Most messages impressed upon the importance of opening up media freedom in the country through the removal of laws that hinder the work of journalists.
The day however comes at a particularly interesting time in the history of the country’s media industry. New daily newspapers have hit the market and new jobs have been created for long suffering journalists. The industry is abuzz with the new developments.
Analysts however believe it’s not time to pop the champagne for media freedom. Loughty Dube, the chairperson of the Media Institute of Southern Africa (MISA) Zimbabwe Chapter is of the opinion that the changes that have happened since the inception of the Government of National Unity (GNU) are only cosmetic.
“There is nothing of essence, there has not been any changes,” said Dube. “Only the registering of media has happened but we still have bad laws…there has not been any movement in broadcasting.”
Journalists have been repeatedly arrested since the inception of the GNU. For instance Zimbabwe Independent journalists Constantine Chimakure and Vincent Kahiya have been taken in on charges of breaching Section 31 of the Criminal Law (Codification and Reform) Act which deals with publishing false statements that undermines public confidence in security agents. The two were arrested on 11 May 2009 after publishing a story in the privately-owned The Zimbabwe Independent newspaper that named members of the police and secret service who were allegedly involved in the abduction of civic and political activists.
Another journalist, Nqobani Ndlovu was arrested lon charges of criminal defamation after he authored a story about police suspending promotional examinations in a move allegedly designed to recall war veterans to the force to shore up its ranks ahead of elections.
Several other journalists live in the shadow of threats of arrests and intimidation.
The World Press Freedom Day celebrated annually on May 3 was established by the United Nations to celebrate the principle of press freedom and those who died while trying to achieve it.
The Zimbabwe Media Commission (ZMC), a constitutional body whose brief is to regulate the operations of print media in the country has lined up a high profile event to commemorate the day on Tuesday at a Harare hotel.The body has invited several organisations even those that were previously regarded as enemies to this event.
Other pro-media freedom organisations will also celebrate the day with events such as marches, policy dialogues and public meetings.
In his message to mark the day the United States Ambassador, Charles Ray acknowledged the progress that has been made in the media industry since the inception of the GNU but said more still needed to be done.
“These developments stand out in an environment that is still dominated by legal restrictions on media reporting and a closed ideological broadcasting sector monopolised by one political party,” said Ray.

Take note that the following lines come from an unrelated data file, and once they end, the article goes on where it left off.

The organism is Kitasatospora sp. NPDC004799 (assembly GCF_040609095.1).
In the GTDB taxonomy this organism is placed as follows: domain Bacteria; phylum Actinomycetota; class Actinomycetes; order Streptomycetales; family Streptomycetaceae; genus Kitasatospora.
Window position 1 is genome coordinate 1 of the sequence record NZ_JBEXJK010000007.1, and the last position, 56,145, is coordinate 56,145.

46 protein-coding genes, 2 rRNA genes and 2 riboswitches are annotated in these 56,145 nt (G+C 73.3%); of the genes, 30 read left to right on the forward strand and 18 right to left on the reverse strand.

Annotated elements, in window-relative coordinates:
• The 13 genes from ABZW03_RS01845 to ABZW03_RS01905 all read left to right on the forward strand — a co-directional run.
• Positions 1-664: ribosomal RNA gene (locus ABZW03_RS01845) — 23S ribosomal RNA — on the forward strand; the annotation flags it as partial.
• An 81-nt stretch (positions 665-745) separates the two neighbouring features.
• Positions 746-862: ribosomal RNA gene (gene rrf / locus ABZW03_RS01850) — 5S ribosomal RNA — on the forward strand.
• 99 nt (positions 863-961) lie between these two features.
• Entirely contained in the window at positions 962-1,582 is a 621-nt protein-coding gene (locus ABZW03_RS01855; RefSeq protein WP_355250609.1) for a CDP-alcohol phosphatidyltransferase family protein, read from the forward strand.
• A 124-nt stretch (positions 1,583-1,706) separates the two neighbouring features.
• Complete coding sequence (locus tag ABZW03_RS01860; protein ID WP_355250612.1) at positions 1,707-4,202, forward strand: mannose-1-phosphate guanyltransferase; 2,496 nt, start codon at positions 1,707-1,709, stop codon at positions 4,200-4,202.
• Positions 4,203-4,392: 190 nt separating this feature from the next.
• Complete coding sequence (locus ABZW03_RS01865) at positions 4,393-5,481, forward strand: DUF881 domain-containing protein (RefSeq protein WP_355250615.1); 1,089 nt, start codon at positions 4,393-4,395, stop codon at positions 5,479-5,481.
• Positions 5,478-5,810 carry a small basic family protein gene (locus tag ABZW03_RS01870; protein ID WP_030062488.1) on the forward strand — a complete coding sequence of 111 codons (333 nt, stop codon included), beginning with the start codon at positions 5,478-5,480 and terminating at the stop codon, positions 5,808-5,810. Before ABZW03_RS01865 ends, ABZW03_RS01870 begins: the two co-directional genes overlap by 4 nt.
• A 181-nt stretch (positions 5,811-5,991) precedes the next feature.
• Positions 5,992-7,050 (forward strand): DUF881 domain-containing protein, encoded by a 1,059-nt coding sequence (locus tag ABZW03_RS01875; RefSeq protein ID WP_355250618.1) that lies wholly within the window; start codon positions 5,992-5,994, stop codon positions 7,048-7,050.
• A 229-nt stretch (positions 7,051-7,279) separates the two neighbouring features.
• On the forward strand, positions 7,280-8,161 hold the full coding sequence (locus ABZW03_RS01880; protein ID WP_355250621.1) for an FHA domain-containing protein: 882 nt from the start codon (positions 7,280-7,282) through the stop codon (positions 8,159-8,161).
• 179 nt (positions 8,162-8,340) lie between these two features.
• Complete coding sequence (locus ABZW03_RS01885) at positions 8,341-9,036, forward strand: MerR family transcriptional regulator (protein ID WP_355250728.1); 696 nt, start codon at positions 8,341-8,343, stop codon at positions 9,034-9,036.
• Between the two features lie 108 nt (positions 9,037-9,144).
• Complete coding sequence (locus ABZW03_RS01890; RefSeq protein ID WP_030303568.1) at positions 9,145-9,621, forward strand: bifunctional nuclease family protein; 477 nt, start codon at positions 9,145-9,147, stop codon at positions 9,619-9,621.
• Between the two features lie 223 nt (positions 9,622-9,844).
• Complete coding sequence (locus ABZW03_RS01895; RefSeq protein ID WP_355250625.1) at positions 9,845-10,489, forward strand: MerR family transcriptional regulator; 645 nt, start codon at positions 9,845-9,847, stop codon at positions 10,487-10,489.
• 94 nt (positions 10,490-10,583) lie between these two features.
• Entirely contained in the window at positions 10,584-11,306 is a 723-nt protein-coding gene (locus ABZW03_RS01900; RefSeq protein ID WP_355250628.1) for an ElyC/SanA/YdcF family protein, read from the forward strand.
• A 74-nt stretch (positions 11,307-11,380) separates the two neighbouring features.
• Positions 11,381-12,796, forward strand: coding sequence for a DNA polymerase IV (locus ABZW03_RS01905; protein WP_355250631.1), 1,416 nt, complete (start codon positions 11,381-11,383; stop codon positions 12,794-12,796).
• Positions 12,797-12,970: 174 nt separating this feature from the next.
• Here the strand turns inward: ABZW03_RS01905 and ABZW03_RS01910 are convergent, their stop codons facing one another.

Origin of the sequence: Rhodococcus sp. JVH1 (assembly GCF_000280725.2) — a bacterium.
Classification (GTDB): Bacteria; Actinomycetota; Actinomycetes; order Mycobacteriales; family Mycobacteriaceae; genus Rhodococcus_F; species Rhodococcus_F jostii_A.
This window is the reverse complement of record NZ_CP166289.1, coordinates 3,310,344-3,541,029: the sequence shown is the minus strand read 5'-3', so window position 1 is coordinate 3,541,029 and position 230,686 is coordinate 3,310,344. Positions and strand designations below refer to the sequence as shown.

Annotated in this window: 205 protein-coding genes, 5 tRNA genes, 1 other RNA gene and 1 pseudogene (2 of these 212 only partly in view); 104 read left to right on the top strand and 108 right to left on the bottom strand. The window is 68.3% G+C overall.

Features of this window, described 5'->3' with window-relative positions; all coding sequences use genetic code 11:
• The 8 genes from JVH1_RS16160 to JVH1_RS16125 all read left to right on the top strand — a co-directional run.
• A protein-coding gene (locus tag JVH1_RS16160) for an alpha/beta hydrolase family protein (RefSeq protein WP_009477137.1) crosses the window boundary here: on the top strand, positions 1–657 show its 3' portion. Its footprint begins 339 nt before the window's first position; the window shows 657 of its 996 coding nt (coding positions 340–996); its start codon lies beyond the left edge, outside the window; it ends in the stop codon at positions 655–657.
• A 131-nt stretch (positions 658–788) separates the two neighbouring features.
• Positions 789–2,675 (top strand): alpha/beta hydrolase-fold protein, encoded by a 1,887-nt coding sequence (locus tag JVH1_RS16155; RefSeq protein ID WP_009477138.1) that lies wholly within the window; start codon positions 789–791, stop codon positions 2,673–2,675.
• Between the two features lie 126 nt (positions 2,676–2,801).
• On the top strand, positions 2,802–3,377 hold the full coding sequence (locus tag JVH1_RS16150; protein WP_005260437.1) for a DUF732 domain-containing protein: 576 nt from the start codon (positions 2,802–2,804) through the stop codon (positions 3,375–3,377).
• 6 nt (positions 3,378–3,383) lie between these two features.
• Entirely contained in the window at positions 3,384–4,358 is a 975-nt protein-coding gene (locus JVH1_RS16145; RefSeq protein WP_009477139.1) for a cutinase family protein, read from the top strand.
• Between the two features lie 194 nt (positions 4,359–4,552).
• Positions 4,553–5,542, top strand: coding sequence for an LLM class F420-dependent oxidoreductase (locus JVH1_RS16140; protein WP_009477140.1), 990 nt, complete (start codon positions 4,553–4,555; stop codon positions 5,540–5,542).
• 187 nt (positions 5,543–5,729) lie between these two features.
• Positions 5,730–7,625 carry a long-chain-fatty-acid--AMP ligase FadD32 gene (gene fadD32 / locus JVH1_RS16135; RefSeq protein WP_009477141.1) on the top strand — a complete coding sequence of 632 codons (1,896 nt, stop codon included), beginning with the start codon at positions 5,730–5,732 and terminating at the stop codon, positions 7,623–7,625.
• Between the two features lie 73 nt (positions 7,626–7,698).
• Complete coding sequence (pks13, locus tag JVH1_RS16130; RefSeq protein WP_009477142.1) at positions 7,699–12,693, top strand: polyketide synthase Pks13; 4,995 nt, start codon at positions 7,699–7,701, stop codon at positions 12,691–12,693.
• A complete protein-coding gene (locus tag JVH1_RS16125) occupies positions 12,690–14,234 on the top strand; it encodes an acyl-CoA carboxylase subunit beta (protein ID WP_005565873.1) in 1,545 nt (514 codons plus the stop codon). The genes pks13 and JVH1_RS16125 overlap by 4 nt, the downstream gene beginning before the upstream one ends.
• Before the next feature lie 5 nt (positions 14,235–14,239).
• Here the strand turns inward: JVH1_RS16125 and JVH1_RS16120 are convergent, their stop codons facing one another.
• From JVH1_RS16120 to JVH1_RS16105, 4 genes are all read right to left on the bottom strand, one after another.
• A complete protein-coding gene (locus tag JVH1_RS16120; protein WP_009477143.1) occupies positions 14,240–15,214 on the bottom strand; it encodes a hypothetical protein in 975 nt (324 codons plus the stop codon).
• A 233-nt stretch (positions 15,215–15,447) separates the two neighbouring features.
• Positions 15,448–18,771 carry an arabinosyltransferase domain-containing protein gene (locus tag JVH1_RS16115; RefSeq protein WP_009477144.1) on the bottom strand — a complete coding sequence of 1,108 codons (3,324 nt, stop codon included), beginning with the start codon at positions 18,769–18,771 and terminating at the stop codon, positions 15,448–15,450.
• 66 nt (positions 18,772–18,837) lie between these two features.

The Zimbabwe Broadcasting Corporation (ZBC) remains the country’s only broadcaster since independence in 1980.
MISA’s Dube says there is need for “constitutional provisions which guarantee media freedom” adding that this must be coupled by a “repeal of bad laws that affect media operations, license the airwaves and government should recognise the essence of media self regulation as agreed in 1997.”
The theme for the celebrations is “21st Century Media: New Frontiers, New Barriers.”
Locating it in the realm of things in Zimbabwe, the theme is very apt.
“ZBC has been personalised by Zanu (PF) for its political campaigns like many other state property,” Zimbabwe Human Rights Association (ZIMRIGHTS) said in its May 3 message. “Although some media reforms have been made a logjam will remain if repressive laws are not repealed. These include the Access to Information and Protection of Privacy Act which all present journalists with barriers to information gathering, thereby affecting the type of news being disseminated.”
The Media Alliance of Zimbabwe (MAZ) says while it welcomes the opening up of new papers, it remains worried “that these newspapers only circulate in urban areas while the vast majority of Zimbabweans have no access to information at all and the silence and inaction from the broadcasting authority on licenses for the broadcasting media.”
The Voluntary Media Council of Zimbabwe (VMCZ) says it is worried by that there are no efforts to liberalise the airwaves while the Zimbabwe Lawyers for Human Rights (ZLHR) is worried by the “escalating state clampdown on freedom of the press and restriction of freedom of expression” and wants repressive media laws to be repealed. Furthermore it urged media practitioners to recommit to ethical journalism.